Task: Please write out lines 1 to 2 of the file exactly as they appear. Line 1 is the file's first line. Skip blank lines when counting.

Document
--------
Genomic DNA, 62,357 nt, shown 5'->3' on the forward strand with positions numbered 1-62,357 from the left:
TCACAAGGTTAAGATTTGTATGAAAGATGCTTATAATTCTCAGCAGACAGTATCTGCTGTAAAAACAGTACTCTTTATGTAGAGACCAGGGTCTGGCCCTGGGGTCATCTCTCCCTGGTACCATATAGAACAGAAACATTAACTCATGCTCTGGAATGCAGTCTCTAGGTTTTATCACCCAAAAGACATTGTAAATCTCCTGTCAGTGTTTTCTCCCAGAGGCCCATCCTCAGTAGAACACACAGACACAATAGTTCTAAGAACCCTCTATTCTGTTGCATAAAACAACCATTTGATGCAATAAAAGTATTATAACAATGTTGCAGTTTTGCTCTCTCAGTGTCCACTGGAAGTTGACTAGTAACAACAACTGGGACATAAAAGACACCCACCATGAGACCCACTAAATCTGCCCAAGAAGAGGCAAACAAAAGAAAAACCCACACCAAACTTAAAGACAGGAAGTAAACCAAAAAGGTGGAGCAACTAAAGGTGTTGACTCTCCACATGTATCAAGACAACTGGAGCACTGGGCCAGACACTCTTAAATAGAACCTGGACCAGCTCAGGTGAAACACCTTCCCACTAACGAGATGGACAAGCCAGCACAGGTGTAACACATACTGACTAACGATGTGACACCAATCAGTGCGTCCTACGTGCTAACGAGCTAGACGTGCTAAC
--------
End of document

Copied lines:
Genomic DNA, 62,357 nt, shown 5'->3' on the forward strand with positions numbered 1-62,357 from the left:
TCACAAGGTTAAGATTTGTATGAAAGATGCTTATAATTCTCAGCAGACAGTATCTGCTGTAAAAACAGTACTCTTTATGTAGAGACCAGGGTCTGGCCCTGGGGTCATCTCTCCCTGGTACCATATAGAACAGAAACATTAACTCATGCTCTGGAATGCAGTCTCTAGGTTTTATCACCCAAAAGACATTGTAAATCTCCTGTCAGTGTTTTCTCCCAGAGGCCCATCCTCAGTAGAACACACAGACACAATAGTTCTAAGAACCCTCTATTCTGTTGCATAAAACAACCATTTGATGCAATAAAAGTATTATAACAATGTTGCAGTTTTGCTCTCTCAGTGTCCACTGGAAGTTGACTAGTAACAACAACTGGGACATAAAAGACACCCACCATGAGACCCACTAAATCTGCCCAAGAAGAGGCAAACAAAAGAAAAACCCACACCAAACTTAAAGACAGGAAGTAAACCAAAAAGGTGGAGCAACTAAAGGTGTTGACTCTCCACATGTATCAAGACAACTGGAGCACTGGGCCAGACACTCTTAAATAGAACCTGGACCAGCTCAGGTGAAACACCTTCCCACTAACGAGATGGACAAGCCAGCACAGGTGTAACACATACTGACTAACGATGTGACACCAATCAGTGCGTCCTACGTGCTAACGAGCTAGACGTGCTAAC